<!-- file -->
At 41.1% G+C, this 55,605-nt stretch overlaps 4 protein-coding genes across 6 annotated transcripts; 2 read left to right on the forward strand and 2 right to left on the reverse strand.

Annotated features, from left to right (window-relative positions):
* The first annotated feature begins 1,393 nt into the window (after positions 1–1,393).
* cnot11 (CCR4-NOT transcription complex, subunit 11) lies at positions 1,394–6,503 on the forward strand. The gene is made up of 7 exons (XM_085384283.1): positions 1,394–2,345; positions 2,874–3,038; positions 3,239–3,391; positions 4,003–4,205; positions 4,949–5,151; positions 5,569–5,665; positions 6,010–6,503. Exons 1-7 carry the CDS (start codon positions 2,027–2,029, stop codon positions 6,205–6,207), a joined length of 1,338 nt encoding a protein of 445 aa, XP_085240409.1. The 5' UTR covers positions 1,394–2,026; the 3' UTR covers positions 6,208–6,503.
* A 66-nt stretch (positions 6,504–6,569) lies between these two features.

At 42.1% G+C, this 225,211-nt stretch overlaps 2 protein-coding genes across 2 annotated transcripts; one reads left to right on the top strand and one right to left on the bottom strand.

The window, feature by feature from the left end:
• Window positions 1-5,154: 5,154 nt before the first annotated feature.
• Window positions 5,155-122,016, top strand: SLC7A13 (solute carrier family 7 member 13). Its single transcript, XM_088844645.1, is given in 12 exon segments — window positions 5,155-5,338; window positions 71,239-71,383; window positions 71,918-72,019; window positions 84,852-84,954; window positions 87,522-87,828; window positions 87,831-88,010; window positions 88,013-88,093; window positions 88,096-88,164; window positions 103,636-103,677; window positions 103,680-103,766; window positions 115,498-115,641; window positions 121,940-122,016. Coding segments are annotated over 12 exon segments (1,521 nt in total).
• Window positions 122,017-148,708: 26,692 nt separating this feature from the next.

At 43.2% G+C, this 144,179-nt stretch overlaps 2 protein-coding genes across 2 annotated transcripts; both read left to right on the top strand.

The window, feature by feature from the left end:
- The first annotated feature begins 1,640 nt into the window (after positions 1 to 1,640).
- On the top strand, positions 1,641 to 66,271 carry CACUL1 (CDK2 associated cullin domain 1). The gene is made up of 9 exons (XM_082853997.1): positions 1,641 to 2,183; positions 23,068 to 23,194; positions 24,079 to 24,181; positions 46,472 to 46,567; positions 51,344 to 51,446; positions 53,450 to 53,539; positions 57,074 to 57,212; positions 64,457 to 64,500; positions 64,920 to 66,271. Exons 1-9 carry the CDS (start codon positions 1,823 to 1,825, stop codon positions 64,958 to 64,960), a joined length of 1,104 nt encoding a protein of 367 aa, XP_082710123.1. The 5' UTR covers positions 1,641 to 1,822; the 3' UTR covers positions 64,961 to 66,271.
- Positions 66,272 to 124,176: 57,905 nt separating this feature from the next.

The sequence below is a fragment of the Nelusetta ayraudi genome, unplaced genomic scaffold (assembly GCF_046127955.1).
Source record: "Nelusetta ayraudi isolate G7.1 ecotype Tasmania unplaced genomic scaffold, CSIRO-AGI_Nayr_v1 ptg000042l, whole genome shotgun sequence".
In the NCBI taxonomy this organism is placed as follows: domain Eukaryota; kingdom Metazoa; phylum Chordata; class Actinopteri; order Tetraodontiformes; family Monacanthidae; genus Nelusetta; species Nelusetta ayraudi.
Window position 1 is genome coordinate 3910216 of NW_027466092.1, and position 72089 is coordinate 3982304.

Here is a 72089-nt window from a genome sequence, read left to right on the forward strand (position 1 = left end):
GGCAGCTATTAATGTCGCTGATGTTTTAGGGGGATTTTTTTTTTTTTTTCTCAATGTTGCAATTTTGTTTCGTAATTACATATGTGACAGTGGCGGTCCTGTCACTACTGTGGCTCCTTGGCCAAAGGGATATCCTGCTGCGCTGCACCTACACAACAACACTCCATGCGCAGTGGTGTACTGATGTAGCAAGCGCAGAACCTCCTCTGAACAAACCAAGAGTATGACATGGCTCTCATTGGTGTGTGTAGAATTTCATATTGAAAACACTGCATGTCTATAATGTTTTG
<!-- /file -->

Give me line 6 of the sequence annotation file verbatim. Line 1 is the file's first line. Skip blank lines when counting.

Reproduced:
At 42.1% G+C, this 225,211-nt stretch overlaps 2 protein-coding genes across 2 annotated transcripts; one reads left to right on the top strand and one right to left on the bottom strand.